Three short readings: Isaiah, Psalms and Matthew. Here we find, almost in bullet point clarity, messages of Faith and Hope and Love. Faith and Hope and Love so desperately needed in our world and country torn by division, hate and violence.
Isaiah reiterates God’s promise that to his faithful people he will provide “… rich food and fine wines.” If we are faithful to His Law and Commands, and persevere in hope, He will not be outdone in rewarding us.
The Psalmist echoes and expands on Isaiah. God “… spreads the table…”, gives “rest, refreshment, guidance, courage, goodness and kindness.” Did God intend that this Psalm would be not only a promise of boundless reward, but a lesson to us as well? Was He saying that He wanted us to share His abundant gifts with the broken and marginalized around us? What if we did that?
In Matthew’s Gospel Jesus goes to a “deserted” place, but four or more thousand follow Him bringing with them “… the lame, the blind, the deformed, the mute and many others.” We are not told what the crowd had already heard or seen to inspire them to follow Jesus for three days, even into a deserted place, with the faith and hope that the love of Jesus could and would bring miraculous healing. It did.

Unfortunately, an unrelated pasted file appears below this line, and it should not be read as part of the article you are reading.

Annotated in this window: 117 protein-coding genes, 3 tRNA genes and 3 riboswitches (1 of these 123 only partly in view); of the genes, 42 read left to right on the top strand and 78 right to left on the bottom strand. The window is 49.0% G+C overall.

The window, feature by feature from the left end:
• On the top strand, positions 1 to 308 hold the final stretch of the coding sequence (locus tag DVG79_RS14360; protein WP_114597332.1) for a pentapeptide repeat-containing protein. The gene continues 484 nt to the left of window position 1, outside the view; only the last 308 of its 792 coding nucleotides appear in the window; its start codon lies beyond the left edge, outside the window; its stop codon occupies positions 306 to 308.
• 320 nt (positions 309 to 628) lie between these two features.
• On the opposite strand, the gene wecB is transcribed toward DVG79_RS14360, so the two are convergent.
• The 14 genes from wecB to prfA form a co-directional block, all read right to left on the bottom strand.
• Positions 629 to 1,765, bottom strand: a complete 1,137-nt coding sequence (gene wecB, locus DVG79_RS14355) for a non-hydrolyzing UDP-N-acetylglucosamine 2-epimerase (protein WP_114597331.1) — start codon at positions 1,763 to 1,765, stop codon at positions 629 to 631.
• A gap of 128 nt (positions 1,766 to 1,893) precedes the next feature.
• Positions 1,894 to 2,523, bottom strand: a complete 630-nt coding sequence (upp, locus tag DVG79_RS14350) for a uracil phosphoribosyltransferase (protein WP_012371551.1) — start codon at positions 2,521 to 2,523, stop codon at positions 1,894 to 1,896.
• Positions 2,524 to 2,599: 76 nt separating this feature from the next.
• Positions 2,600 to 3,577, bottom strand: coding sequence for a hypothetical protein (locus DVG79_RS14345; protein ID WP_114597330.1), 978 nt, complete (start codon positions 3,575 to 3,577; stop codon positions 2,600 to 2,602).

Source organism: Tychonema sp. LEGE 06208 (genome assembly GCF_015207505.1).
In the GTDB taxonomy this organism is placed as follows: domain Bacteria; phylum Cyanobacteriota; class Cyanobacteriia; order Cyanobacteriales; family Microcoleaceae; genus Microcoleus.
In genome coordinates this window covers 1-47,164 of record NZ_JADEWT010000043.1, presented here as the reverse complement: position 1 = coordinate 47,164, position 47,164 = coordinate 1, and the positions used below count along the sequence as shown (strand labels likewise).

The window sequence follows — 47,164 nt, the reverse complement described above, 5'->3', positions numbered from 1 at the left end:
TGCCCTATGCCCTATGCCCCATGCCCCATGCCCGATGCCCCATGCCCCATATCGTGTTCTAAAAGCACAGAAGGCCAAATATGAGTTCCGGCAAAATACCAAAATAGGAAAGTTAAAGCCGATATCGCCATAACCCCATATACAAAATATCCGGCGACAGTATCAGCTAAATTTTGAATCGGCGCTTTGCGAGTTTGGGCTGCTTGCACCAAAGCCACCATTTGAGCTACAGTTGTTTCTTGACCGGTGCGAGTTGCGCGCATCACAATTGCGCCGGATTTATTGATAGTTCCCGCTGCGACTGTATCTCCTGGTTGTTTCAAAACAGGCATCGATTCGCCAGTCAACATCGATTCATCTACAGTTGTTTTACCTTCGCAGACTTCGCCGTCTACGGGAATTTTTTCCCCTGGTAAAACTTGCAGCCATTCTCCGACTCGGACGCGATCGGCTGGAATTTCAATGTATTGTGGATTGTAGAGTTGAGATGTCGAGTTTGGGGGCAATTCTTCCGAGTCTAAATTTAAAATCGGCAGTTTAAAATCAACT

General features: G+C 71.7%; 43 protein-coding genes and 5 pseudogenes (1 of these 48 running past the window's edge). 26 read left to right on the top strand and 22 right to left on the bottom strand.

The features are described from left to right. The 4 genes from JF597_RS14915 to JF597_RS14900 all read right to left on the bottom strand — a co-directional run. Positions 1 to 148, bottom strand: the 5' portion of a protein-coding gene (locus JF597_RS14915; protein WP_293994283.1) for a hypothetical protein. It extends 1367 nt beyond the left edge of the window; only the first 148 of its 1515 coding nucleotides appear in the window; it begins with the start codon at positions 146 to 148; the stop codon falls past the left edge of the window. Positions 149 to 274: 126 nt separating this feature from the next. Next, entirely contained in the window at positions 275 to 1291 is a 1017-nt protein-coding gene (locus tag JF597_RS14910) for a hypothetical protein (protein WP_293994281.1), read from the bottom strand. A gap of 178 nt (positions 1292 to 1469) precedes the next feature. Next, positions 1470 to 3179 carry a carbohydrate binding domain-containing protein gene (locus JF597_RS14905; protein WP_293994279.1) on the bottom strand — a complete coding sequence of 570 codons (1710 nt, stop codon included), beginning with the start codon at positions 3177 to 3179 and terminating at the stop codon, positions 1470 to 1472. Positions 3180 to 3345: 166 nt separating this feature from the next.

Then, having shown the healing power of God at work in His people, Jesus miraculously feeds the throng with “seven” loaves and “a few fish.” He shows and He personalizes. Now they have not only seen, but many have felt the almost incredible effects of their healing and all have felt their hunger fed and satisfied. One might clearly see in the feeding the humanity of Jesus who did it because “My heart is moved with pity for the crowd.”
One might also see that when Jesus “gave thanks” and “broke the loaves” and gave them to the disciples to be distributed He was prefiguring the institution of the Eucharist.
Isaiah 25: 6–10a; Psalm 23: 1– a, 3b, 4- 6; Matthew 15: 29–37
May the Passion of Jesus Christ be Always in Our Hearts.